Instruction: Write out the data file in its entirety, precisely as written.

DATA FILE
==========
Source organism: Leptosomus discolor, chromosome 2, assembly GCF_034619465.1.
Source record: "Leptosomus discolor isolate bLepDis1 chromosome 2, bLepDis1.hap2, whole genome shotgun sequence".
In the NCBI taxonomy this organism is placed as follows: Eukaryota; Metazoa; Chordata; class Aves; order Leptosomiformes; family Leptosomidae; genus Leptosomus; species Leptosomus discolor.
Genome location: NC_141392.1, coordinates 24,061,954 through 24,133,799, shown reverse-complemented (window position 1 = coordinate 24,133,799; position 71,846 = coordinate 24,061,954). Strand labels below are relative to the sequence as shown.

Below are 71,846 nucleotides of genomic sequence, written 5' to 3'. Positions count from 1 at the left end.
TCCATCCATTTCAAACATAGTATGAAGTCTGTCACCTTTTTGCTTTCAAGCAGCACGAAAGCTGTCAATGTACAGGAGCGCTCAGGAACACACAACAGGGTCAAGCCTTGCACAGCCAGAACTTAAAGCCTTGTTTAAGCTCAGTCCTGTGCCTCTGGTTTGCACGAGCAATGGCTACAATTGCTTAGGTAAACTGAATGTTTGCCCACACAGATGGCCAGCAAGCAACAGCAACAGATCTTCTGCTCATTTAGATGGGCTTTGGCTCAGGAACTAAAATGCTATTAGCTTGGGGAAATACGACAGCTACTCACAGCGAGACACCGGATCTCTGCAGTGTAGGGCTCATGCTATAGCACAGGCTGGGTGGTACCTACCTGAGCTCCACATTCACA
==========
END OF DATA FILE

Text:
Source organism: Leptosomus discolor, chromosome 2, assembly GCF_034619465.1.
Source record: "Leptosomus discolor isolate bLepDis1 chromosome 2, bLepDis1.hap2, whole genome shotgun sequence".
In the NCBI taxonomy this organism is placed as follows: Eukaryota; Metazoa; Chordata; class Aves; order Leptosomiformes; family Leptosomidae; genus Leptosomus; species Leptosomus discolor.
Genome location: NC_141392.1, coordinates 24,061,954 through 24,133,799, shown reverse-complemented (window position 1 = coordinate 24,133,799; position 71,846 = coordinate 24,061,954). Strand labels below are relative to the sequence as shown.

Below are 71,846 nucleotides of genomic sequence, written 5' to 3'. Positions count from 1 at the left end.
TCCATCCATTTCAAACATAGTATGAAGTCTGTCACCTTTTTGCTTTCAAGCAGCACGAAAGCTGTCAATGTACAGGAGCGCTCAGGAACACACAACAGGGTCAAGCCTTGCACAGCCAGAACTTAAAGCCTTGTTTAAGCTCAGTCCTGTGCCTCTGGTTTGCACGAGCAATGGCTACAATTGCTTAGGTAAACTGAATGTTTGCCCACACAGATGGCCAGCAAGCAACAGCAACAGATCTTCTGCTCATTTAGATGGGCTTTGGCTCAGGAACTAAAATGCTATTAGCTTGGGGAAATACGACAGCTACTCACAGCGAGACACCGGATCTCTGCAGTGTAGGGCTCATGCTATAGCACAGGCTGGGTGGTACCTACCTGAGCTCCACATTCACA